In addition to the symptoms on the TRSC, participants were asked to nominate any other symptoms they experienced and to rate the severity of the nominated symptoms. Of high occurrence across all three treatment groups were diarrhea, reflux, esophagitis and dry mouth, or xerostomia. The severity of these symptoms was mixed with some more severe in the CT only group and others more severe in patients receiving both CT-RT. Comparison of these finding against previous studies [16],[17],[18] cannot be made as, with the exception of the pilot study, no results have been presented for symptoms other than those listed on the TRSC. In the pilot study, only two "other" symptoms were identified: Diarrhea and facial hair growth. As diarrhea, reflux, esophagitis and xerostomia are common symptoms experienced in cancer treatment, [9],[10],[ 26],[ 32],[33],[34],[35] their inclusion in the TRSC may be warranted. The symptoms on the TRSC now account for more than 80% of symptoms identified by patients as present and of concern to them during treatment.

The limitations of this study are the cross-sectional, descriptive study with a small sample size and its over-representation of Caucasians in the sample. In order to determine whether self-care methods used alleviate and control symptom occurrence and severity over time, a longitudinal study is needed that includes increased patient numbers that are a representative cross-section of the population. A longitudinal study would also better capture the symptom experiences of patients undergoing RT, owing to the delayed onset and severity of RT side-effects, as outlined earlier.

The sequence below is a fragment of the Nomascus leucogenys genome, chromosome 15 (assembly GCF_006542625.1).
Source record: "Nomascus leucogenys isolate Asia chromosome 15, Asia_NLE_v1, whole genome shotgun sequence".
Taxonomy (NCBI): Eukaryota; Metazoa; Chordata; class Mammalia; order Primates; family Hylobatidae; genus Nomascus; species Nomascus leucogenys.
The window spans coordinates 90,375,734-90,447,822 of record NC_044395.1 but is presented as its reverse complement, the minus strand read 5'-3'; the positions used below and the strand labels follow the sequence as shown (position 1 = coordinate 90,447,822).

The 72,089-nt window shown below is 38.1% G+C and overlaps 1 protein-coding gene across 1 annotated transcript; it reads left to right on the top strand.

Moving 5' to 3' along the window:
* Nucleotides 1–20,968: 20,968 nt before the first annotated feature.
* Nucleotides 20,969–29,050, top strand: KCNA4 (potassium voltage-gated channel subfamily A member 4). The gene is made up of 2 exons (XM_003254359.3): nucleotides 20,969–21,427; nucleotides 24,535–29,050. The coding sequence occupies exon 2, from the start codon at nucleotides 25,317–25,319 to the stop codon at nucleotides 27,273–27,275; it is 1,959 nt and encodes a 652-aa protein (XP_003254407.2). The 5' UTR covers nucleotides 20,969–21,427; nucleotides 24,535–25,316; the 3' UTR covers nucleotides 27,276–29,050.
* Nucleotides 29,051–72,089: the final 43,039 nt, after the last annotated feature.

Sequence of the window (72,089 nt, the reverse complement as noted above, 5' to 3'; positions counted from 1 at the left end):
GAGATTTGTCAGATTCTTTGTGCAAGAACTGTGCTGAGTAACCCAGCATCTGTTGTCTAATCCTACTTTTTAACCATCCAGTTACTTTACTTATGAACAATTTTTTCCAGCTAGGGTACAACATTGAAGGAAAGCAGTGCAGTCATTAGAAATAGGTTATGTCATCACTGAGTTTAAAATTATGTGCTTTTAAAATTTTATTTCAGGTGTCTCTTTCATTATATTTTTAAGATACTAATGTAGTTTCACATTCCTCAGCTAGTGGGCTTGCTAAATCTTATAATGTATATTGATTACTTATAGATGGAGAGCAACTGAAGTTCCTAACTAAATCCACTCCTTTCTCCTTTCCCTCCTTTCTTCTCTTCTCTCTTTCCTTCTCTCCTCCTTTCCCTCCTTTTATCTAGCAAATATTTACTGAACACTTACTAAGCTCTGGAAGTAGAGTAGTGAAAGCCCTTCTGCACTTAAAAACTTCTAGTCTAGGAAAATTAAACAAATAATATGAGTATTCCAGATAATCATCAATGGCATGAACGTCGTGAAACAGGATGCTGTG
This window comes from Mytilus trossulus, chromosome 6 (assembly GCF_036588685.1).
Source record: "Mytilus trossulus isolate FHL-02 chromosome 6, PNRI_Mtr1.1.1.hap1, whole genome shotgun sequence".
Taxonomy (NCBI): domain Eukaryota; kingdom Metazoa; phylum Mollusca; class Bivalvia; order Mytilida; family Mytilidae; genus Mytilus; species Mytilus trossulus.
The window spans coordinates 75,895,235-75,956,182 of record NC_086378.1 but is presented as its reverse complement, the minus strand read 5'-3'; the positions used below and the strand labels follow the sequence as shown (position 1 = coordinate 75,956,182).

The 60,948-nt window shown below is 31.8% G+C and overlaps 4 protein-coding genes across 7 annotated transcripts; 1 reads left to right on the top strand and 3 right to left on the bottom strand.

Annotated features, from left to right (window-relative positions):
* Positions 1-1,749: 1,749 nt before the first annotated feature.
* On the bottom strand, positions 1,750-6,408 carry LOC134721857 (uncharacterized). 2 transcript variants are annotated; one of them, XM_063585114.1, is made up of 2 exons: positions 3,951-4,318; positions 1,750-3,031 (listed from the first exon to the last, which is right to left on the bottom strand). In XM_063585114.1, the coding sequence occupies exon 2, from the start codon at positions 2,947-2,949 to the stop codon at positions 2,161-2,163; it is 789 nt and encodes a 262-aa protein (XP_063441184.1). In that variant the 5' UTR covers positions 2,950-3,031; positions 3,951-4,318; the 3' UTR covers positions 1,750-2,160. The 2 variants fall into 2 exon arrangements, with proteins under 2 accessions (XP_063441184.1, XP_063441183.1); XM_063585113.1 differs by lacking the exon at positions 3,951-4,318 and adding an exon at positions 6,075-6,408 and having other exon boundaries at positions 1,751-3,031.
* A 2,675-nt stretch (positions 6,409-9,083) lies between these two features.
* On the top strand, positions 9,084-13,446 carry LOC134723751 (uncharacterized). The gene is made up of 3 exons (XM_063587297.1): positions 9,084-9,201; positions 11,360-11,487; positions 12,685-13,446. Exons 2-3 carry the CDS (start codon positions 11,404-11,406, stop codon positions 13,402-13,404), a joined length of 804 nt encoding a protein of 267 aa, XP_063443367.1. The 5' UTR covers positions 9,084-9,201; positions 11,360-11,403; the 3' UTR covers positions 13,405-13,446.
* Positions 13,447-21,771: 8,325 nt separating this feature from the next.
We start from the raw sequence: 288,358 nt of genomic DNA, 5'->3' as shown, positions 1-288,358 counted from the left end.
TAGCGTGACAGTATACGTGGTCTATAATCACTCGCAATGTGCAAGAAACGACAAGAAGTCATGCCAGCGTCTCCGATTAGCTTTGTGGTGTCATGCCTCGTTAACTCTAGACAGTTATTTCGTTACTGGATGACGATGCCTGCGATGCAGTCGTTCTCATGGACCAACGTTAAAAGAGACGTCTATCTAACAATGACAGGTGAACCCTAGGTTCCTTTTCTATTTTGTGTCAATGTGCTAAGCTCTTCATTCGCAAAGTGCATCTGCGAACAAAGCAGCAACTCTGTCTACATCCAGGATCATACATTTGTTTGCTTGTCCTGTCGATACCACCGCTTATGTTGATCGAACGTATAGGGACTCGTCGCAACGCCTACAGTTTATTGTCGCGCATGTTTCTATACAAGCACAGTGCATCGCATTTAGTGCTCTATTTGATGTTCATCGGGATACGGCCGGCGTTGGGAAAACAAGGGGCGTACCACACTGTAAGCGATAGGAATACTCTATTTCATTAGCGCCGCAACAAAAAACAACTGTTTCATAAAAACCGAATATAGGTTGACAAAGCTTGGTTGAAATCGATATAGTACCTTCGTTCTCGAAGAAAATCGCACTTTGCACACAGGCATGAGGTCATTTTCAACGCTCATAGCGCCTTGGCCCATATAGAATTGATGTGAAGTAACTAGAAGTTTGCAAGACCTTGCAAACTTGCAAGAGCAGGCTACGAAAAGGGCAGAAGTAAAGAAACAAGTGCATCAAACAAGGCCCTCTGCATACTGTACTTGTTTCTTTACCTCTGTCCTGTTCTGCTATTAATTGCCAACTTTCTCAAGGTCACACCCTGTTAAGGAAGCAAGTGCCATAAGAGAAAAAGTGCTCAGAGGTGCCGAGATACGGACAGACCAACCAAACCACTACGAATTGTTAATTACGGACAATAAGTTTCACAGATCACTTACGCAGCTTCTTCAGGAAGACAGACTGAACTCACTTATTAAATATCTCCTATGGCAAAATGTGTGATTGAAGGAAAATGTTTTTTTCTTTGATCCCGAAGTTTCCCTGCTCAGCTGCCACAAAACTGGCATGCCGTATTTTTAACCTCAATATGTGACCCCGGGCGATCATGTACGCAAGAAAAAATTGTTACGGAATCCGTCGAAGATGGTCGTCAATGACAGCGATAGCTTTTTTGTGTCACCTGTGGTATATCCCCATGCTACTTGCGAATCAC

Conclusion Top

In the context of person-centered care, nurses in all oncology settings, particularly outpatient CT or radiation oncology centers are uniquely placed to assess patients' therapy-related symptoms. Assessment of the problems patients are experiencing enables nurses to target education to the patients' individual needs. Information provided in studies such as this one will provide nurses with a range of options to present to their patients. These studies also improve awareness of the multiplicity of symptoms of concern to patients that occur in combination or in clusters. [36]

The TRSC was found to be an effective tool that can be used in combination to gather information about symptom severity that could be used to guide translational approaches to treatment-related symptoms and thereby increase cancer patients' adherence and tolerance to curative treatments, enhance therapeutic outcomes and greater quality of life.

  Acknowledgments Top

This study was possible due to funding provided by the ACT Health Nursing and Midwifery Office Practice Development Scholarships. Special thanks to Penny Haberfeld for facilitating the data collection process.

  References Top

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  [Table 1], [Table 2], [Table 3], [Table 4]